ANAHEIM – Don’t tell the Ducks they’ve dominated the Calgary Flames through two games of their second round of the playoffs. They'll try to convince you otherwise.
By all metrics, because we have to look at ALL of them when we write about Calgary, this series has been no contest. After a 3-0 Game 2 win, the Ducks have out-scored the Flames 9-1. They’re up 2-0 in this series. They’ve out-‘Corsi’d’ the Flames 131-117, per War On Ice. Shots on goal? That ‘dinosaur’ type number has been way in Anaheim’s favor at 69-54. But shhhhhhh. Don’t say that to Anaheim, who has yet to lose in the 2015 playoffs.
“Tonight was nip and tuck the whole game. I thought the first period we were good. But once you have that many shots and you have a 1-0 lead, I was a little afraid. In the second period they came at us really hard and we held our own but didn’t get scored on,” Ducks coach Bruce Boudreau said. “They were coming really hard in the third period until we got that one goal, I don’t think by any chance or stretch of the imagination was this a dominant effort by us.”
If you look at the game from a full 60 minute perspective, sure. The Ducks were hot at the start, out-shooting the Flames 20-9 after on period, up 1-0 on a Matt Beleskey goal at the 7:27 mark of the first frame.
And then as is human nature, the Ducks slowed a bit, until Hampus Lindholm fired a rocket high to the glove side of Flames goaltender Karri Ramo at 11:15 of the third to make the game 2-0.
The Flames did stick around and were within a score in the final period. There was doubt, as there always is, when a clearly superior team hasn’t put away an inferior opponent as the game gets late. It didn’t matter though, not to this Ducks team, which showed it can make important saves when it needs and score big goals.
Lindholm’s shot was a prime example. All game Ramo was solid with his glove hand. But Lindholm, who has emerged as a solid two-way defender this playoff with six points in six games on the Ducks’ first pair, found a tiny opening in that strong spot and nailed it.
“I guess I was feeling it,” the 21-year-old Swede shrugged.
Ducks forward Corey Perry, who was on the ice with Lindholm at the time, saw it a little differently.
“That was a heck of a shot,” Perry said. “There’s not too many guys who can make that shot through two bodies and put it there. He put it right under the bar where he wanted to put it and it was a world class shot.”
Calgary’s first line wing was a revolving door that started with Sam Bennett, then went to David Wolf and finished with Johnny Gaudreau playing alongside his usual grouping with Jiri Hudler and Sean Monahan.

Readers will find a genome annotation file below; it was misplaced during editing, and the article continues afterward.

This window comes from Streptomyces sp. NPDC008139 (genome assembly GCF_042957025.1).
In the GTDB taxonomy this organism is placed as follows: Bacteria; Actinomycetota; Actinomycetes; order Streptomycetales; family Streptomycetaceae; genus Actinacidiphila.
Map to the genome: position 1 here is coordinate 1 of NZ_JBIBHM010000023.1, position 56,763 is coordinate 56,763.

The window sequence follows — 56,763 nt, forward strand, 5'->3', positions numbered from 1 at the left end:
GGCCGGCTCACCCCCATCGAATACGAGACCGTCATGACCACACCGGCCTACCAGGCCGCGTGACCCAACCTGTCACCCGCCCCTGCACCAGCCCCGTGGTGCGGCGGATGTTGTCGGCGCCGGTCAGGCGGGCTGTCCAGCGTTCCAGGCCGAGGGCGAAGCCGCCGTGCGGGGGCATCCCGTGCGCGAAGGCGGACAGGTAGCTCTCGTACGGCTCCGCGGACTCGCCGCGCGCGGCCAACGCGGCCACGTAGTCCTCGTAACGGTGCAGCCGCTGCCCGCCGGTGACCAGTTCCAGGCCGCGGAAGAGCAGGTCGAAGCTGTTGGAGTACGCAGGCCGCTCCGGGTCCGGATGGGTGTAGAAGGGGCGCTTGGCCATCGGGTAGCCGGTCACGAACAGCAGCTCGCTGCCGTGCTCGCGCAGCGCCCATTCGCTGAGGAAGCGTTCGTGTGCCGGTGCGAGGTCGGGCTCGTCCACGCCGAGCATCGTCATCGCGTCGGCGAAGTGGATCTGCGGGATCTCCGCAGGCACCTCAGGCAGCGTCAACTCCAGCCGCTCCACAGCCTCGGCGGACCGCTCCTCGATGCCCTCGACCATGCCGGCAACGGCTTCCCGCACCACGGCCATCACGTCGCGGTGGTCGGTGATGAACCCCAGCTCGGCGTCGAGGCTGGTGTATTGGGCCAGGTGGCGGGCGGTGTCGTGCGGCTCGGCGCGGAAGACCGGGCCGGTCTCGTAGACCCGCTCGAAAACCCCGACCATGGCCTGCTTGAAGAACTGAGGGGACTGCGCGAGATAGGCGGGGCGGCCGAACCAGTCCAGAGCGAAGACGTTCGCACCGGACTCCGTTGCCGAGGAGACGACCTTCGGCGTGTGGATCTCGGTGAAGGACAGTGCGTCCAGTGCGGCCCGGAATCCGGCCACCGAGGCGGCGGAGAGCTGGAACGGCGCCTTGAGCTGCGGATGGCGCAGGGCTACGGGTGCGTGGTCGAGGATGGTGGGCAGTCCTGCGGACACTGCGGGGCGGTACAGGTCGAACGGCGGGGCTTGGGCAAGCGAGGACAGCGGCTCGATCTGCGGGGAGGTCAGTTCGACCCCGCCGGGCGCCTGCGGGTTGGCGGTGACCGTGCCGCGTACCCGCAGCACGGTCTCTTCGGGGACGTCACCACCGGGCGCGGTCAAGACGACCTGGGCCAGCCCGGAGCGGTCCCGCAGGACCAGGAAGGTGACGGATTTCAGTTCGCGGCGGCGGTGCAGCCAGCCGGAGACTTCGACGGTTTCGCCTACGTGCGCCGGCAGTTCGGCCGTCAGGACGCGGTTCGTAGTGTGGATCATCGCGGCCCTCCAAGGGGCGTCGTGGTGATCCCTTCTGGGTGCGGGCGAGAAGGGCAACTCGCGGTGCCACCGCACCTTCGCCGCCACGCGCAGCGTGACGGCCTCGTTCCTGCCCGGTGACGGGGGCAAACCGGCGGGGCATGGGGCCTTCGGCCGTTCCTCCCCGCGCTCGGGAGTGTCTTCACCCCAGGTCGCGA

Calgary coach Bob Hartley was his typically confident self when talking about his team, harping on how they survived the first 20 minutes and played well the last 40. They did, but when you strip away Hartley’s bravado, it’s plain to see the Flames coach is trying everything to get his team back in the series against a better opponent. Starting the (sort of) backup? Check. Shifting the first line? Check.
The Ducks are just that good, that deep and most importantly … that healthy.
Anaheim has mostly its full complement of players. For Calgary, Micheal Ferland missed his first game of the playoffs. Hudler seems to be battling some undisclosed issue.
“We’ve got to make some adjustments here and do whatever we can to find a way to win,” Monahan said.
In the past, offense was Anaheim’s money maker. The team went through Perry and captain Ryan Getzlaf as it tried to simply outgun its opponents. Now, Anaheim doesn’t seem to care about the nine goals it scored in these two games. These playoffs through six games, the Ducks have allowed just 1.67 goals per-contest.
“I think for us, we like the one (goal against),” forward Ryan Kesler said. “We like not letting them score and not letting them generate anything. If we can keep doing that we’ll be successful.”
The Flames have proved us wrong all year. And even after their Game 1 loss to the Ducks, they were still just one win away from getting back in this series. After two solid performances by Anaheim, patterns are starting to emerge. Even if the Ducks aren’t dominant, they’re clearly the better team.
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